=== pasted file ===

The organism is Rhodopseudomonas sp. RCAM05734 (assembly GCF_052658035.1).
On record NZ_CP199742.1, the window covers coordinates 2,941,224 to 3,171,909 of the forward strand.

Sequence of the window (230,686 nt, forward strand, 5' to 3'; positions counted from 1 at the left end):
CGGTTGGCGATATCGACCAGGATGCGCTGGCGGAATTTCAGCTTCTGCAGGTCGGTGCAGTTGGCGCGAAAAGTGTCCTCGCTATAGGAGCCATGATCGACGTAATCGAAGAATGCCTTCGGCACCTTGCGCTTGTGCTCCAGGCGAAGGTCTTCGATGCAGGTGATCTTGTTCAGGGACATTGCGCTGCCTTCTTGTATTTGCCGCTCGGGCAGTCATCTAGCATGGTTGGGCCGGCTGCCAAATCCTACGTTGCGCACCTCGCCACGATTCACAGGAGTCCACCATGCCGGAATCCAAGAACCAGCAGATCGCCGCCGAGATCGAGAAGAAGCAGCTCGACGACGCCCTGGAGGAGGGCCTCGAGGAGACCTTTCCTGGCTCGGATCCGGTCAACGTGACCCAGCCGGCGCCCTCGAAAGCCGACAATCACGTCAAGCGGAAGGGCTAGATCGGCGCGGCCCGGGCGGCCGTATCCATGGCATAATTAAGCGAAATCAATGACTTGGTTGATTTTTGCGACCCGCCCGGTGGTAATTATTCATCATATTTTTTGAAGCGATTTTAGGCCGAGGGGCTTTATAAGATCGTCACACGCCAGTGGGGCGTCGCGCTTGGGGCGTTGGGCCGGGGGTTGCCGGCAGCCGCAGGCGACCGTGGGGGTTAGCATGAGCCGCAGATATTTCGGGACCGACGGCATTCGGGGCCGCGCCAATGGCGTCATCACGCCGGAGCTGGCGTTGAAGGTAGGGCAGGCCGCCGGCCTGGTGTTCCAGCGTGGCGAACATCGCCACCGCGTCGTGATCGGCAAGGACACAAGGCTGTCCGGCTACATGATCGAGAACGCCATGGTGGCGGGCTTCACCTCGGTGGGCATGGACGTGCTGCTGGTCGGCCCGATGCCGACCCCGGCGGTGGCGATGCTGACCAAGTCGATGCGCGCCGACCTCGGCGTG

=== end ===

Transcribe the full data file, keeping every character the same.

The organism is Rhodopseudomonas sp. RCAM05734 (assembly GCF_052658035.1).
On record NZ_CP199742.1, the window covers coordinates 2,941,224 to 3,171,909 of the forward strand.

Sequence of the window (230,686 nt, forward strand, 5' to 3'; positions counted from 1 at the left end):
CGGTTGGCGATATCGACCAGGATGCGCTGGCGGAATTTCAGCTTCTGCAGGTCGGTGCAGTTGGCGCGAAAAGTGTCCTCGCTATAGGAGCCATGATCGACGTAATCGAAGAATGCCTTCGGCACCTTGCGCTTGTGCTCCAGGCGAAGGTCTTCGATGCAGGTGATCTTGTTCAGGGACATTGCGCTGCCTTCTTGTATTTGCCGCTCGGGCAGTCATCTAGCATGGTTGGGCCGGCTGCCAAATCCTACGTTGCGCACCTCGCCACGATTCACAGGAGTCCACCATGCCGGAATCCAAGAACCAGCAGATCGCCGCCGAGATCGAGAAGAAGCAGCTCGACGACGCCCTGGAGGAGGGCCTCGAGGAGACCTTTCCTGGCTCGGATCCGGTCAACGTGACCCAGCCGGCGCCCTCGAAAGCCGACAATCACGTCAAGCGGAAGGGCTAGATCGGCGCGGCCCGGGCGGCCGTATCCATGGCATAATTAAGCGAAATCAATGACTTGGTTGATTTTTGCGACCCGCCCGGTGGTAATTATTCATCATATTTTTTGAAGCGATTTTAGGCCGAGGGGCTTTATAAGATCGTCACACGCCAGTGGGGCGTCGCGCTTGGGGCGTTGGGCCGGGGGTTGCCGGCAGCCGCAGGCGACCGTGGGGGTTAGCATGAGCCGCAGATATTTCGGGACCGACGGCATTCGGGGCCGCGCCAATGGCGTCATCACGCCGGAGCTGGCGTTGAAGGTAGGGCAGGCCGCCGGCCTGGTGTTCCAGCGTGGCGAACATCGCCACCGCGTCGTGATCGGCAAGGACACAAGGCTGTCCGGCTACATGATCGAGAACGCCATGGTGGCGGGCTTCACCTCGGTGGGCATGGACGTGCTGCTGGTCGGCCCGATGCCGACCCCGGCGGTGGCGATGCTGACCAAGTCGATGCGCGCCGACCTCGGCGTG